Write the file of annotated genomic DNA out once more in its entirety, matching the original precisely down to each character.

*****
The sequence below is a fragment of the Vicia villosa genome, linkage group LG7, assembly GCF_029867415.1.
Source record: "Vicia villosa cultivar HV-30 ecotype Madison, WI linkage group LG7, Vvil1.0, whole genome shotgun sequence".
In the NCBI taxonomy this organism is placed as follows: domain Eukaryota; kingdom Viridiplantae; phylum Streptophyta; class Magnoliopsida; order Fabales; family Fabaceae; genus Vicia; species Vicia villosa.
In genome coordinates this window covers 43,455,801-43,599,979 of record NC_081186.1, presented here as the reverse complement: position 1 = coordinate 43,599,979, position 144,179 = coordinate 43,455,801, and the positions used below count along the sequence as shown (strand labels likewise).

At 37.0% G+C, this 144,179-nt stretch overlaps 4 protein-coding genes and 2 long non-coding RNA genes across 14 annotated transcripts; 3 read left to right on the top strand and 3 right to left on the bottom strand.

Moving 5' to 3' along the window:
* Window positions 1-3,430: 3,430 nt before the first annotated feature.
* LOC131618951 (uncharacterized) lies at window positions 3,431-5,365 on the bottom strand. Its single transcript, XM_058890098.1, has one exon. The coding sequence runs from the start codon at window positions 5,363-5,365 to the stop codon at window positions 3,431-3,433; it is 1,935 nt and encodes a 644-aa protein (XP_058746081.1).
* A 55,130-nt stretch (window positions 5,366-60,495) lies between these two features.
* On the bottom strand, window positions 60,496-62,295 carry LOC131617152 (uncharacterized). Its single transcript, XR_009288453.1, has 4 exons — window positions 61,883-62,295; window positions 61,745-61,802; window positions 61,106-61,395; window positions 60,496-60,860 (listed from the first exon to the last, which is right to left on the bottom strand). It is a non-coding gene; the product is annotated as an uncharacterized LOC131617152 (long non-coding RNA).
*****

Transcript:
The sequence below is a fragment of the Vicia villosa genome, linkage group LG7, assembly GCF_029867415.1.
Source record: "Vicia villosa cultivar HV-30 ecotype Madison, WI linkage group LG7, Vvil1.0, whole genome shotgun sequence".
In the NCBI taxonomy this organism is placed as follows: domain Eukaryota; kingdom Viridiplantae; phylum Streptophyta; class Magnoliopsida; order Fabales; family Fabaceae; genus Vicia; species Vicia villosa.
In genome coordinates this window covers 43,455,801-43,599,979 of record NC_081186.1, presented here as the reverse complement: position 1 = coordinate 43,599,979, position 144,179 = coordinate 43,455,801, and the positions used below count along the sequence as shown (strand labels likewise).

At 37.0% G+C, this 144,179-nt stretch overlaps 4 protein-coding genes and 2 long non-coding RNA genes across 14 annotated transcripts; 3 read left to right on the top strand and 3 right to left on the bottom strand.

Moving 5' to 3' along the window:
* Window positions 1-3,430: 3,430 nt before the first annotated feature.
* LOC131618951 (uncharacterized) lies at window positions 3,431-5,365 on the bottom strand. Its single transcript, XM_058890098.1, has one exon. The coding sequence runs from the start codon at window positions 5,363-5,365 to the stop codon at window positions 3,431-3,433; it is 1,935 nt and encodes a 644-aa protein (XP_058746081.1).
* A 55,130-nt stretch (window positions 5,366-60,495) lies between these two features.
* On the bottom strand, window positions 60,496-62,295 carry LOC131617152 (uncharacterized). Its single transcript, XR_009288453.1, has 4 exons — window positions 61,883-62,295; window positions 61,745-61,802; window positions 61,106-61,395; window positions 60,496-60,860 (listed from the first exon to the last, which is right to left on the bottom strand). It is a non-coding gene; the product is annotated as an uncharacterized LOC131617152 (long non-coding RNA).